One of the hallmarks of free markets, including financial markets, is efficiency. After one of the most volatile stock market weeks in history, many are questioning whether “efficiency” is a quaint notion of the past.
Here’s what happened with the Dow Jones industrial average, the first time it had four consecutive daily moves of 400 points or more.
August 8 – down 635 points, -5.5%. S&P, one of three major credit rating agencies, cuts the rating for US government debt from AAA to AA+. (This was hardly a surprise, having been discussed for months, and the other two rating agencies maintained their AAA ratings.)
August 9 – a 652 point reversal to end up 403 points, +4.0%. In a very unusual move, the Fed announced that it would likely keep short-term interest rates at their current low levels into mid-2013. (The administration’s response to the credit downgrade was to point out that S&P had made a $2 trillion error in their calculations. And the low rates have already been in effect since December, 2008 without the intended growth effect.)
August 10 – down 521 points, -4.6%. The strength of European banks, particularly French banks, was a major concern. (Rumors concerning French banks were partly driven by a series of fictional articles in a French paper, but the articles used the actual names of French banks and banking executives.)
August 11 – up 424 points, +4.0%. First-time unemployment claims were 395,000 for the prior week, better than expected. (Those claims have bounced around the 400,000 mark for months and nothing in the report indicated lasting strength in hiring.)
While these economic developments are worthy of consideration by investors, why was the market reaction so dramatic and arguably out of proportion with the long-term significance of the news?
Part of the problem may be that it’s August, when many market participants are assumed to be on vacation and not concerned with the markets. These days, that is more likely with individual than institutional investors.
The more likely factor is trading by hedge funds and computer-driven trading programs. According to the Tabb Group, a financial markets research firm, high-frequency trading accounted for 65% of daily trading volume for the week of August 8. Many of these programs follow the same technical analysis techniques, based on charts, market levels and trading patterns, so the moves in the market are magnified and self-reinforcing. This downward pressure can lead to a “liquidity black hole” where there is so much selling pressure that any other influences are completely overwhelmed. A scary example is August 8, when every stock in the S&P 500 ended down for the day.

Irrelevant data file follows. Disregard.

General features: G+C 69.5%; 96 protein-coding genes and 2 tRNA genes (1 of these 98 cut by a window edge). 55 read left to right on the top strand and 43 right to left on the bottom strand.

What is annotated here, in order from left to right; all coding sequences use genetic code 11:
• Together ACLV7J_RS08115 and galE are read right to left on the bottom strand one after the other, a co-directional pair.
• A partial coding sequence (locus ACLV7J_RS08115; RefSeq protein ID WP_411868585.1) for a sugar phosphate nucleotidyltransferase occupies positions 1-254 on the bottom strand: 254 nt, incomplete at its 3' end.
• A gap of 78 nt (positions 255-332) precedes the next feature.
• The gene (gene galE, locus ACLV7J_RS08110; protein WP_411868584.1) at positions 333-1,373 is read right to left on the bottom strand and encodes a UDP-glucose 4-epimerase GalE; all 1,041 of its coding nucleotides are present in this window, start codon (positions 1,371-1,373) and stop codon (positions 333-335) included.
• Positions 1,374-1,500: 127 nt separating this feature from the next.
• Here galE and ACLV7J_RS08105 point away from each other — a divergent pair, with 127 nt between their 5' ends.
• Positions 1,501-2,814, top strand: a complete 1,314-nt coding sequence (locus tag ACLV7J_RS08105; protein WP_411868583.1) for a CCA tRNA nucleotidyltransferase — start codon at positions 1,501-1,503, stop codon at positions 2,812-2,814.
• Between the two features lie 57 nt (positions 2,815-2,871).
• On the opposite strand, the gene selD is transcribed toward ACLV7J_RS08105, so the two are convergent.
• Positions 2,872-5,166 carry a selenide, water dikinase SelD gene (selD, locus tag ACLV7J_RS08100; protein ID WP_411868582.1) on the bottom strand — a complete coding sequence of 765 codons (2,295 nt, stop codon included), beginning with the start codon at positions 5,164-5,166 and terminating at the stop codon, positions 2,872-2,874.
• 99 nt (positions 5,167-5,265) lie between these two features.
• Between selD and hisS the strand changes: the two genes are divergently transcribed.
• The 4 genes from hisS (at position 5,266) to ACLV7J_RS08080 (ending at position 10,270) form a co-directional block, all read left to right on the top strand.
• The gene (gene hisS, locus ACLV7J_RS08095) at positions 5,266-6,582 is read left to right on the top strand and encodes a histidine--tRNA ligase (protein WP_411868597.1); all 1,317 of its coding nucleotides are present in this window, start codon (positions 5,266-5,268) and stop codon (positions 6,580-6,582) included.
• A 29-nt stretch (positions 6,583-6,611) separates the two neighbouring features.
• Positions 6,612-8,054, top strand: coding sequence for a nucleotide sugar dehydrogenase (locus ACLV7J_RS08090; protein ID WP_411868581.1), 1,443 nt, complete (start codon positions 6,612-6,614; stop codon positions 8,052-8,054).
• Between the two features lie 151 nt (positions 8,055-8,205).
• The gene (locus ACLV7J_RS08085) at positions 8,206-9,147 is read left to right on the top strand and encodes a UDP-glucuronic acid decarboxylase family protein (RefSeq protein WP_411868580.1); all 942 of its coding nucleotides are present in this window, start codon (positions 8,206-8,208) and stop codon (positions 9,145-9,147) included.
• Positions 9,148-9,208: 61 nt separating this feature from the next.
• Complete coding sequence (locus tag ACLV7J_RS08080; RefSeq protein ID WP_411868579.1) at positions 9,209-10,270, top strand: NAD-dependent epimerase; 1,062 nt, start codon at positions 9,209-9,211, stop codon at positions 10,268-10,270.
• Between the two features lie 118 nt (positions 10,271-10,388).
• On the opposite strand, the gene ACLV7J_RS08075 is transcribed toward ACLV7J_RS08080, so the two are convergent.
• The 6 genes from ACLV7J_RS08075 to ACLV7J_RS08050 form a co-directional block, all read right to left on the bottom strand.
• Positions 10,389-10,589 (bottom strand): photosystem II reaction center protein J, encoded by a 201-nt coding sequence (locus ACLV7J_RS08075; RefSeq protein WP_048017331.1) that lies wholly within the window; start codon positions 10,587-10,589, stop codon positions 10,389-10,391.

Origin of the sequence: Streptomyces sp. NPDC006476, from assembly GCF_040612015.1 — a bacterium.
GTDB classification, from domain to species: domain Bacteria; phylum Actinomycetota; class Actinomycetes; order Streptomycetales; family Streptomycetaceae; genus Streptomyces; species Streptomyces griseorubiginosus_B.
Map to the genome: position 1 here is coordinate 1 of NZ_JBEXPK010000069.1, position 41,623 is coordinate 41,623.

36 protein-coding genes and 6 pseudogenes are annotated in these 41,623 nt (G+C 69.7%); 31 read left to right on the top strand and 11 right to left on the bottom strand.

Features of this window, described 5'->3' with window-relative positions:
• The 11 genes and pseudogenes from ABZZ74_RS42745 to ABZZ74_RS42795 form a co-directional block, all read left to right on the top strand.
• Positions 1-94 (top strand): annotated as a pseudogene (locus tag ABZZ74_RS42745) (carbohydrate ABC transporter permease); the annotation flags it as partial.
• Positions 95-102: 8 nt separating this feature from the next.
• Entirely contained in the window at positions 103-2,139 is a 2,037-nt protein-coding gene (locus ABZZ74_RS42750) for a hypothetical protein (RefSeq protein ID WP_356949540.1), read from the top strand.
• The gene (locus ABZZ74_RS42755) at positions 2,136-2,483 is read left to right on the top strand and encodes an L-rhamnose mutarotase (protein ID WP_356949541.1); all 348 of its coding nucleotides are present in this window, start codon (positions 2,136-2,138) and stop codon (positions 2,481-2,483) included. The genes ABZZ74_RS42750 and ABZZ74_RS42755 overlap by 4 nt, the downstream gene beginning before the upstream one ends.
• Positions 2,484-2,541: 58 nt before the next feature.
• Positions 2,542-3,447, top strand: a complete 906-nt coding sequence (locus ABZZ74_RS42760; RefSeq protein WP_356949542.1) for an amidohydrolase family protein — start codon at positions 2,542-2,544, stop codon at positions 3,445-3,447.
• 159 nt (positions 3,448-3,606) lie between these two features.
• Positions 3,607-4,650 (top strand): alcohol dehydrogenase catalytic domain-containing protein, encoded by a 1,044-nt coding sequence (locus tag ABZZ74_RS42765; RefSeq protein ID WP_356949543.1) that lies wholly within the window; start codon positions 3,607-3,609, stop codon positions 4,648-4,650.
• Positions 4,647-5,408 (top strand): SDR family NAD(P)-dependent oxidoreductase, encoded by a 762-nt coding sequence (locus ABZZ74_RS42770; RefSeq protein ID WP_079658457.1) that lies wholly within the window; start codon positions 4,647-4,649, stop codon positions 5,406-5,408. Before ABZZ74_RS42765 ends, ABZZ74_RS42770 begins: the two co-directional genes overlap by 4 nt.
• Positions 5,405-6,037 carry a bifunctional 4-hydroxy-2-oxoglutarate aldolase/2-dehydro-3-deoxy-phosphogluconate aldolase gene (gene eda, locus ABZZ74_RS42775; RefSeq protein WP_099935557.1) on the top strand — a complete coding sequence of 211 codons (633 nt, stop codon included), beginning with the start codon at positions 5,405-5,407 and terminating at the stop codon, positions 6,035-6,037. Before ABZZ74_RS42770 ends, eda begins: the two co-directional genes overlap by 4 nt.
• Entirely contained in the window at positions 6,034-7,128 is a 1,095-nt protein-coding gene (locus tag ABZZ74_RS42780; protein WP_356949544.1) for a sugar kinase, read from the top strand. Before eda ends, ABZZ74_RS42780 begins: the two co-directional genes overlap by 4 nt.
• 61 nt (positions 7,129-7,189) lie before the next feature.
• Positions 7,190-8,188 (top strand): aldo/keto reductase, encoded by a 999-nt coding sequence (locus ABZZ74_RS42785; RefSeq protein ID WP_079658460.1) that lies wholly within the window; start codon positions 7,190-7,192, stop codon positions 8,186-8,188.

The idea of an “informationally efficient” market is largely based on the work of Eugene Fama in the 1960’s. The strongest form of efficient market theory holds that all information, both public and private, is reflected in share prices. Weaker versions maintain that prices adjust rapidly to newly available public information and that future prices cannot be predicted by analyzing past prices. In an efficient market an investor cannot achieve returns greater than the market average given the level of risk assumed and the information available at the time the investment was made.
Given the speed of trading in today’s markets, it is hard to accept the idea that prices at all times reflect underlying fundamental value and the knowledge and expectations of all investors. Indeed, it seems that efficient markets more likely happen over a longer time period as the daily gyrations of short-term trading create a trend that does reflect fundamental value.
Another function of an efficient market is the flow of capital to investments that offer the proper combination of risk and return. If the return is greater than the perceived risk, more investment will force prices up and returns down; likewise, if risk is greater than returns, investment will flee until prices drop and returns rise to appropriate levels. In practice, this flow usually overshoots because of the herd mentality of many investors simply following the crowd. The technology craze of the 1990’s is a good example. Early investors saw significant opportunity for growth; later investors bid prices to ridiculous levels without consideration of the increasing risk. When the tech bubble burst, investment flowed out in search of the next opportunity (real estate, which of course created an even larger bubble).
Individual investors’ patience is understandably being worn thin by daily market whiplash. Steady reports of the billions of dollars being made by hedge fund managers supports the suspicion that the markets have become a gambler’s game that is rigged against the small players. This distrust, combined with fear of a weakening economy, may have led individuals to inefficiently allocate their investment portfolios.
In 2009, even as the stock market began a fairly steep recovery from its March low, investors poured a record $425 billion into low-yielding bond mutual funds. In 2010, the average US stock fund returned 17%, but individual investors actually took more money out of stock funds than they added. Instead, they dumped another $222 billion into bond funds that are yielding barely the rate of inflation. Research firm DALBAR, in its 2011 investor behavior analysis, determined that for the 17th consecutive year mutual fund investors did worse than the market averages due to decisions driven by psychology rather than analysis.
Individuals would be best served by listening to economic developments and incorporating them into a long-term economic view while ignoring any short-term market reaction. At the same time, an investment strategy that is as objective as possible based on goals and risk tolerance will help avoid the damage done by inefficient emotional decisions.